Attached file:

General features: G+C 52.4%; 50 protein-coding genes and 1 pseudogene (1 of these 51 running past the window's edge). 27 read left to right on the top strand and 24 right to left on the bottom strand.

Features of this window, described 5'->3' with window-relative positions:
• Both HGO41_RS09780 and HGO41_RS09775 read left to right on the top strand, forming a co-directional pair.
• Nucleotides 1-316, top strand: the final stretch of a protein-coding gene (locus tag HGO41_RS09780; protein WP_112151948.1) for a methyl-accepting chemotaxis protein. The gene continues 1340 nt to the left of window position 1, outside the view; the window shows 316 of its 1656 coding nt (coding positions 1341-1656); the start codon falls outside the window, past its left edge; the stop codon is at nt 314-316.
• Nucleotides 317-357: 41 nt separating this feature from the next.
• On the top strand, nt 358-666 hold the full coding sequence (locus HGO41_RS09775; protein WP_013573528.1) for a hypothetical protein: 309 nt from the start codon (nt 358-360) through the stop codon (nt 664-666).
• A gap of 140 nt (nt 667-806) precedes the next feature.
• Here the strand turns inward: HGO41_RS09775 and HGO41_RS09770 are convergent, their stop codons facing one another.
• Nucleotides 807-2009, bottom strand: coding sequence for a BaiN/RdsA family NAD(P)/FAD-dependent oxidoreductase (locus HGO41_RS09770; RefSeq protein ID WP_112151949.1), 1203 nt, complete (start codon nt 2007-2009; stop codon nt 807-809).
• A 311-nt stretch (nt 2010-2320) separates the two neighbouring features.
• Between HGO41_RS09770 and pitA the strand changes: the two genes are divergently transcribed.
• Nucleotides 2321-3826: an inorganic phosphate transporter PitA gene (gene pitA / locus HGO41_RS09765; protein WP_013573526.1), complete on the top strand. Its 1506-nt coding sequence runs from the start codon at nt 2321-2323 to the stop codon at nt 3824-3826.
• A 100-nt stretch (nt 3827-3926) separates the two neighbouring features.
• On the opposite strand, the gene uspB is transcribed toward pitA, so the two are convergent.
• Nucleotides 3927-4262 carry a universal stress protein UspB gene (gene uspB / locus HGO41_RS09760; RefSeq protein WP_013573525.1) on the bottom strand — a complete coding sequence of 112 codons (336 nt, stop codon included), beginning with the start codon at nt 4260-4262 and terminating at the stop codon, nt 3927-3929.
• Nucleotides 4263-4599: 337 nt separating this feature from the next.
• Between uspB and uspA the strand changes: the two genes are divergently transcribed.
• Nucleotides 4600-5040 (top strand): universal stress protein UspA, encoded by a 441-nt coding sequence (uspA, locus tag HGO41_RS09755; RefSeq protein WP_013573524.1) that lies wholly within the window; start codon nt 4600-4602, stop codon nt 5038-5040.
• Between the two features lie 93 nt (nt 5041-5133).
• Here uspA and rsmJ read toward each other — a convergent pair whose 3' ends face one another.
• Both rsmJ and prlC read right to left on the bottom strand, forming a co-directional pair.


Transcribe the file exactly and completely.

General features: G+C 52.4%; 50 protein-coding genes and 1 pseudogene (1 of these 51 running past the window's edge). 27 read left to right on the top strand and 24 right to left on the bottom strand.

Features of this window, described 5'->3' with window-relative positions:
• Both HGO41_RS09780 and HGO41_RS09775 read left to right on the top strand, forming a co-directional pair.
• Nucleotides 1-316, top strand: the final stretch of a protein-coding gene (locus tag HGO41_RS09780; protein WP_112151948.1) for a methyl-accepting chemotaxis protein. The gene continues 1340 nt to the left of window position 1, outside the view; the window shows 316 of its 1656 coding nt (coding positions 1341-1656); the start codon falls outside the window, past its left edge; the stop codon is at nt 314-316.
• Nucleotides 317-357: 41 nt separating this feature from the next.
• On the top strand, nt 358-666 hold the full coding sequence (locus HGO41_RS09775; protein WP_013573528.1) for a hypothetical protein: 309 nt from the start codon (nt 358-360) through the stop codon (nt 664-666).
• A gap of 140 nt (nt 667-806) precedes the next feature.
• Here the strand turns inward: HGO41_RS09775 and HGO41_RS09770 are convergent, their stop codons facing one another.
• Nucleotides 807-2009, bottom strand: coding sequence for a BaiN/RdsA family NAD(P)/FAD-dependent oxidoreductase (locus HGO41_RS09770; RefSeq protein ID WP_112151949.1), 1203 nt, complete (start codon nt 2007-2009; stop codon nt 807-809).
• A 311-nt stretch (nt 2010-2320) separates the two neighbouring features.
• Between HGO41_RS09770 and pitA the strand changes: the two genes are divergently transcribed.
• Nucleotides 2321-3826: an inorganic phosphate transporter PitA gene (gene pitA / locus HGO41_RS09765; protein WP_013573526.1), complete on the top strand. Its 1506-nt coding sequence runs from the start codon at nt 2321-2323 to the stop codon at nt 3824-3826.
• A 100-nt stretch (nt 3827-3926) separates the two neighbouring features.
• On the opposite strand, the gene uspB is transcribed toward pitA, so the two are convergent.
• Nucleotides 3927-4262 carry a universal stress protein UspB gene (gene uspB / locus HGO41_RS09760; RefSeq protein WP_013573525.1) on the bottom strand — a complete coding sequence of 112 codons (336 nt, stop codon included), beginning with the start codon at nt 4260-4262 and terminating at the stop codon, nt 3927-3929.
• Nucleotides 4263-4599: 337 nt separating this feature from the next.
• Between uspB and uspA the strand changes: the two genes are divergently transcribed.
• Nucleotides 4600-5040 (top strand): universal stress protein UspA, encoded by a 441-nt coding sequence (uspA, locus tag HGO41_RS09755; RefSeq protein WP_013573524.1) that lies wholly within the window; start codon nt 4600-4602, stop codon nt 5038-5040.
• Between the two features lie 93 nt (nt 5041-5133).
• Here uspA and rsmJ read toward each other — a convergent pair whose 3' ends face one another.
• Both rsmJ and prlC read right to left on the bottom strand, forming a co-directional pair.